FLINT, Mich. (WJBK) - The Director of Michigan's Health and Human Services testified Thursday that he knew about a spike in Legionnaire's Disease in Genessee County a full year before the public did.
Nick Lyon is the highest ranking state official charged in connection with the Flint Water Crisis. On Thursday, the court wanted to know what he knew and when he knew it. The answer - as provided by Tim Becker, one of his employees - was what we already knew about Legionnaire's: the department knew about it in January 2015.
Lyon is on trial of involuntary manslaughter for the death of 85-year-old Robert Skidmore. It's the most serious charges filed in relation to the Flint Water Crisis.
Becker says after first learning about the legionnaires cases, he sent an email to fellow employees, asking if anyone was looking into it. It was almost a year until it was brought up again.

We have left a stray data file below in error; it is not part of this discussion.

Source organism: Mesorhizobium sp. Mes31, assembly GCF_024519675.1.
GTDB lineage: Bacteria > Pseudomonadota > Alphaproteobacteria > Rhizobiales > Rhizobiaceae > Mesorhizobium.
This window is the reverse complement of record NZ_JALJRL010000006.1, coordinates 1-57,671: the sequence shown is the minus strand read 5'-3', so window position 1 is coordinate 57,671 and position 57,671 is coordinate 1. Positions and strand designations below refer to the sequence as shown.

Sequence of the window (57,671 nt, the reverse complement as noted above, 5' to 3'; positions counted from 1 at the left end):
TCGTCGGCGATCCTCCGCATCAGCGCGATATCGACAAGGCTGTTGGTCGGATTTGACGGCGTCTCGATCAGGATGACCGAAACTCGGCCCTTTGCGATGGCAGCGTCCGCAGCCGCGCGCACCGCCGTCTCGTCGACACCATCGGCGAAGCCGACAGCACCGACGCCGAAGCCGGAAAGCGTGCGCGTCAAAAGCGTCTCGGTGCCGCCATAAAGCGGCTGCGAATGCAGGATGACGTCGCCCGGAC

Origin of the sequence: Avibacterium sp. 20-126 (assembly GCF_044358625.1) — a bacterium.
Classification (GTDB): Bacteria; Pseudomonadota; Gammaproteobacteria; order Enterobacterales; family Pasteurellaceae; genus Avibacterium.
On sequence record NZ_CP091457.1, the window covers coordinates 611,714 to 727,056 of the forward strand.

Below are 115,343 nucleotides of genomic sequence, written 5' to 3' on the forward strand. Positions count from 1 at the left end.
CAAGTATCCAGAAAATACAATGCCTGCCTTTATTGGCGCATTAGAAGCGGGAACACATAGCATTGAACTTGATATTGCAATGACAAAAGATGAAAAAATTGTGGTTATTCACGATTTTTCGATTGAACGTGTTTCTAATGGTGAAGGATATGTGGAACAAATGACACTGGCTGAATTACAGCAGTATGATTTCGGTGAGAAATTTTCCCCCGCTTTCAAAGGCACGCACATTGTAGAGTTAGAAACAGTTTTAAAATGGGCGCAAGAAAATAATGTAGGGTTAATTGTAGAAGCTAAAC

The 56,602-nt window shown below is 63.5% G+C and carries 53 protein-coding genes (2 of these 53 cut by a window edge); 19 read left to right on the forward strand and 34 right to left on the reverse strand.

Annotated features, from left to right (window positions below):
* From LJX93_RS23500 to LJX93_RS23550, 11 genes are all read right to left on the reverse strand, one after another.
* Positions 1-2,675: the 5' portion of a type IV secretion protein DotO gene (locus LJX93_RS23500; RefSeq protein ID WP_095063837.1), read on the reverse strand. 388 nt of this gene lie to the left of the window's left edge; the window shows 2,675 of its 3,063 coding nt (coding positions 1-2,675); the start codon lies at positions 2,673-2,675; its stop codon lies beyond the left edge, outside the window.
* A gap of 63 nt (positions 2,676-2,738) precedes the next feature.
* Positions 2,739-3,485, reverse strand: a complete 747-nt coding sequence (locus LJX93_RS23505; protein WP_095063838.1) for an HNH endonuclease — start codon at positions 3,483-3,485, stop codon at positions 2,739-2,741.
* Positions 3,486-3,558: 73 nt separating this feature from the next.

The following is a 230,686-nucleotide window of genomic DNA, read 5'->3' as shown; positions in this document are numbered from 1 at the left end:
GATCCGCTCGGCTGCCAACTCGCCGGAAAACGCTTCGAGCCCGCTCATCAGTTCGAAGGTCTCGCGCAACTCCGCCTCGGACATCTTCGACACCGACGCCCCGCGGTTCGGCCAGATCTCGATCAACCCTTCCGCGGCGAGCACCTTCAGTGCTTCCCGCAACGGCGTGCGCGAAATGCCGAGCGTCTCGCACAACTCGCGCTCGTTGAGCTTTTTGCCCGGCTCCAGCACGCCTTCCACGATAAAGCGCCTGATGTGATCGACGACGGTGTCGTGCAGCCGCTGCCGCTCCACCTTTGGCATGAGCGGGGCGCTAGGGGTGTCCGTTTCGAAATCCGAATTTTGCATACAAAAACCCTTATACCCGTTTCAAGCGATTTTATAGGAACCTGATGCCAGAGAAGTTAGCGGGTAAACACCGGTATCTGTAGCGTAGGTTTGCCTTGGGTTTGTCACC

"I don't recall hearing it come back up until right around the New Year ," Becker testified.
Prosecutors also entering many emails into evidence, including one that Lyon sent to other employees after a study sounded the alarm about problems in Flint's water.
"Item 1 is 'i need an analysis of the Virginia Tech data and their conclusions. I would like to make a strong statement with demonstration of proof that the lead levels seen are not out of the ordinary and are attributable to seasonal fluctuations," he said, reading from an email.
A total of 12 people died and dozens more became sick with Legionnaire's in 2014 and 2015. Despite the spike lining up with Flint switching water supplies, there is still some debate in the scientific community, about whether the two are directly related.
It could be a big hurdle for prosecutors to climb as the case moves along.
Lyon is also facing a charge of failing to alert the public in a timely manner. He could get 20 years in prison if convicted.